Pith helmets were often worn by colonisers alongside other protective paraphernalia, such as red vests and “spine pads” (a quilted piece of cloth) worn down the back of the shirt to protect the nervous system from the feared “actinic ray”. Some even wore pith helmets and spine pads indoors, since even beneath a tin roof they considered themselves in constant peril from the tropical sun. Spine pads were a standard issue item in British Army kit in the early 20th century.
Conveniently for wealthy whites in the colonies, other medical recommendations included forbidding whites from doing manual labour outdoors (they were to undertake supervisory roles only), vacationing to cooler climates at regular intervals, and the repatriation of white children from the colonies after the age of five (typically to an expensive private boarding school back “home”).
The pith helmet was part of a pseudoscientific discourse that enforced class, as well as racial domination, since only the rich could follow such medical advice.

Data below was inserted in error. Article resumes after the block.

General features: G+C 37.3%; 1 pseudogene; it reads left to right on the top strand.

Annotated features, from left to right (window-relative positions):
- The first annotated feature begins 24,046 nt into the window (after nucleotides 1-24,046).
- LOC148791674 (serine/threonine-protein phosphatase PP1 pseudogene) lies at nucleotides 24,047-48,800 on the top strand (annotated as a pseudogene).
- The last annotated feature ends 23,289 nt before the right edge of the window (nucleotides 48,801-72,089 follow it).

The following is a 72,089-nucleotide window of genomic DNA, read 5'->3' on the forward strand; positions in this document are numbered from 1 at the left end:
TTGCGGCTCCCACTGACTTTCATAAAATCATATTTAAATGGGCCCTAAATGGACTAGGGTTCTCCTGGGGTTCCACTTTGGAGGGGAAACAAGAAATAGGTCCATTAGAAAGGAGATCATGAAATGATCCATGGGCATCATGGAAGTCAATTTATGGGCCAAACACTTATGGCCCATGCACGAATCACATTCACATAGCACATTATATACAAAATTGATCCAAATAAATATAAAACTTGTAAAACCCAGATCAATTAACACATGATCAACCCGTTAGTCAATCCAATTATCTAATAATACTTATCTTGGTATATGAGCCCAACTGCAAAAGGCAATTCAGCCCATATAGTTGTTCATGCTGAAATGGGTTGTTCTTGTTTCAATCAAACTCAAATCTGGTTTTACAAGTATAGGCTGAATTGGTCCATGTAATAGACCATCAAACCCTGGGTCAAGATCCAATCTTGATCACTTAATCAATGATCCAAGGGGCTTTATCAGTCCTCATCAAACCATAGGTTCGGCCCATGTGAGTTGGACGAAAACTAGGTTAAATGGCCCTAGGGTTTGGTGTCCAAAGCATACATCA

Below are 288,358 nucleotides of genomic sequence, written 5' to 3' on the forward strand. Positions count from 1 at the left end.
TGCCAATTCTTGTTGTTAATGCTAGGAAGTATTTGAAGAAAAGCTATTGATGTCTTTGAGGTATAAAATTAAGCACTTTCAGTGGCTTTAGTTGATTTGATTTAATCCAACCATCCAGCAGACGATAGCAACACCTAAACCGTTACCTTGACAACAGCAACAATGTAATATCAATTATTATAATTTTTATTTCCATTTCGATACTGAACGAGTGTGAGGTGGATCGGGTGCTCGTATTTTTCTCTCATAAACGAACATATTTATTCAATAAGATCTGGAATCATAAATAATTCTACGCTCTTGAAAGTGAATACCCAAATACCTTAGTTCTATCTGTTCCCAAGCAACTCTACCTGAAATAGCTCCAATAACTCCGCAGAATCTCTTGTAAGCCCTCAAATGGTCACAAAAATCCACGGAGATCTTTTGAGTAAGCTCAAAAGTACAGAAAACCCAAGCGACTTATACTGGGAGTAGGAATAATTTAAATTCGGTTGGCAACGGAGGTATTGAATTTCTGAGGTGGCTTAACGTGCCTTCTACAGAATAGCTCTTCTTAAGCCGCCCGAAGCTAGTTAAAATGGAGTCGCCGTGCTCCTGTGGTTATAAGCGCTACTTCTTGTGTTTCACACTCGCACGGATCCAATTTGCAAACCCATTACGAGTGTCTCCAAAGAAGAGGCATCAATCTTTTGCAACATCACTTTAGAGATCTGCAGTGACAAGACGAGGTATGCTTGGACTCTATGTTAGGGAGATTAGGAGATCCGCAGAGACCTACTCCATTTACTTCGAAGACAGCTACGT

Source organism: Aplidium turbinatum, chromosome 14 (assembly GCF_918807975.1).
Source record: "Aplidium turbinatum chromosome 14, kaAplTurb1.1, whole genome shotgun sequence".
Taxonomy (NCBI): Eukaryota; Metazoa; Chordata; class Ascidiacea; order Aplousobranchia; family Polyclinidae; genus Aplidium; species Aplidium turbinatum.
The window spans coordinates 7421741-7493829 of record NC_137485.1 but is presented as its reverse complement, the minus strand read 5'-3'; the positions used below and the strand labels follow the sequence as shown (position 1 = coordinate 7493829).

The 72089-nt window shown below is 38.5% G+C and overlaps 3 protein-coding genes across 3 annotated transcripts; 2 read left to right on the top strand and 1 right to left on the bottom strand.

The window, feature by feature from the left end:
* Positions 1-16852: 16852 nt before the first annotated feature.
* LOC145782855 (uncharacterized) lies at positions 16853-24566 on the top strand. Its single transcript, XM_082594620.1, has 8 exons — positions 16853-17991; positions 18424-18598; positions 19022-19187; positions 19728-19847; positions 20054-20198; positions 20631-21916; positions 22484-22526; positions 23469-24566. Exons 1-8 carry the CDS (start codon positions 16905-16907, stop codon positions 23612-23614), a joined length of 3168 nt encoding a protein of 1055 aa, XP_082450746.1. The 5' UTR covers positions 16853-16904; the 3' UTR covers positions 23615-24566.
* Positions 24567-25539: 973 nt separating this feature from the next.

The pith helmet is sometimes used to denote a “frontier” spirit of adventure and intrepid exploration. This is wrong. In fact, their historical social role was to emblematise white fragility and anxieties, as well as blurring the distinction between white civilians and the colonial police and military, who also wore pith helmets.
Colonialism extracted labour and resources from “natives” by ordering colonial societies through extreme and everyday forms of violence. But it was always necessary to insist that despite enjoying the protection of colonial states armed to the teeth in order to immiserate and exploit subject peoples, it was whites – and white women, in particular – who were the most vulnerable group in the colony.